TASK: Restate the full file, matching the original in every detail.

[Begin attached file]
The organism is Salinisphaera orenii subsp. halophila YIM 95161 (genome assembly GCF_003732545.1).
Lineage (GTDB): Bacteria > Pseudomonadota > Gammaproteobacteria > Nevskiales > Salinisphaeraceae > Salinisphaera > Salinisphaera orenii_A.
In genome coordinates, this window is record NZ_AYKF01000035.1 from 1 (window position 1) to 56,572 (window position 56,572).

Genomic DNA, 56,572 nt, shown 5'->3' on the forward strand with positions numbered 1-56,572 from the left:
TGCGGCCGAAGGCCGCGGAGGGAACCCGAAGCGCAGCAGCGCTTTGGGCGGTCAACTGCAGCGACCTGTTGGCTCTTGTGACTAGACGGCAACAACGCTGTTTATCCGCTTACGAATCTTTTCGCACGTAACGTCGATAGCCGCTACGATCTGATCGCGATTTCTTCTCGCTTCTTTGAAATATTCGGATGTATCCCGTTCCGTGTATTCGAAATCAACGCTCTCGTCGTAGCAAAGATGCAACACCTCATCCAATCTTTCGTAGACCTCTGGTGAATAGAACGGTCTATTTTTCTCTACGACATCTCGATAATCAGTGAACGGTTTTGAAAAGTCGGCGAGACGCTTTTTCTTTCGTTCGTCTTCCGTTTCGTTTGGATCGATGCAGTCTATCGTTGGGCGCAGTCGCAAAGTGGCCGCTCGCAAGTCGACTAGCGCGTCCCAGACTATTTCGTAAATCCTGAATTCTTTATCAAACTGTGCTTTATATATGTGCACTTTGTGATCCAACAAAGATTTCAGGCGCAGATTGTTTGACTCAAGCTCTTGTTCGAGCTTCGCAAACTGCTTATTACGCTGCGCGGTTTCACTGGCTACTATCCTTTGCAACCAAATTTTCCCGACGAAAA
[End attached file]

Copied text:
The organism is Salinisphaera orenii subsp. halophila YIM 95161 (genome assembly GCF_003732545.1).
Lineage (GTDB): Bacteria > Pseudomonadota > Gammaproteobacteria > Nevskiales > Salinisphaeraceae > Salinisphaera > Salinisphaera orenii_A.
In genome coordinates, this window is record NZ_AYKF01000035.1 from 1 (window position 1) to 56,572 (window position 56,572).

Genomic DNA, 56,572 nt, shown 5'->3' on the forward strand with positions numbered 1-56,572 from the left:
TGCGGCCGAAGGCCGCGGAGGGAACCCGAAGCGCAGCAGCGCTTTGGGCGGTCAACTGCAGCGACCTGTTGGCTCTTGTGACTAGACGGCAACAACGCTGTTTATCCGCTTACGAATCTTTTCGCACGTAACGTCGATAGCCGCTACGATCTGATCGCGATTTCTTCTCGCTTCTTTGAAATATTCGGATGTATCCCGTTCCGTGTATTCGAAATCAACGCTCTCGTCGTAGCAAAGATGCAACACCTCATCCAATCTTTCGTAGACCTCTGGTGAATAGAACGGTCTATTTTTCTCTACGACATCTCGATAATCAGTGAACGGTTTTGAAAAGTCGGCGAGACGCTTTTTCTTTCGTTCGTCTTCCGTTTCGTTTGGATCGATGCAGTCTATCGTTGGGCGCAGTCGCAAAGTGGCCGCTCGCAAGTCGACTAGCGCGTCCCAGACTATTTCGTAAATCCTGAATTCTTTATCAAACTGTGCTTTATATATGTGCACTTTGTGATCCAACAAAGATTTCAGGCGCAGATTGTTTGACTCAAGCTCTTGTTCGAGCTTCGCAAACTGCTTATTACGCTGCGCGGTTTCACTGGCTACTATCCTTTGCAACCAAATTTTCCCGACGAAAA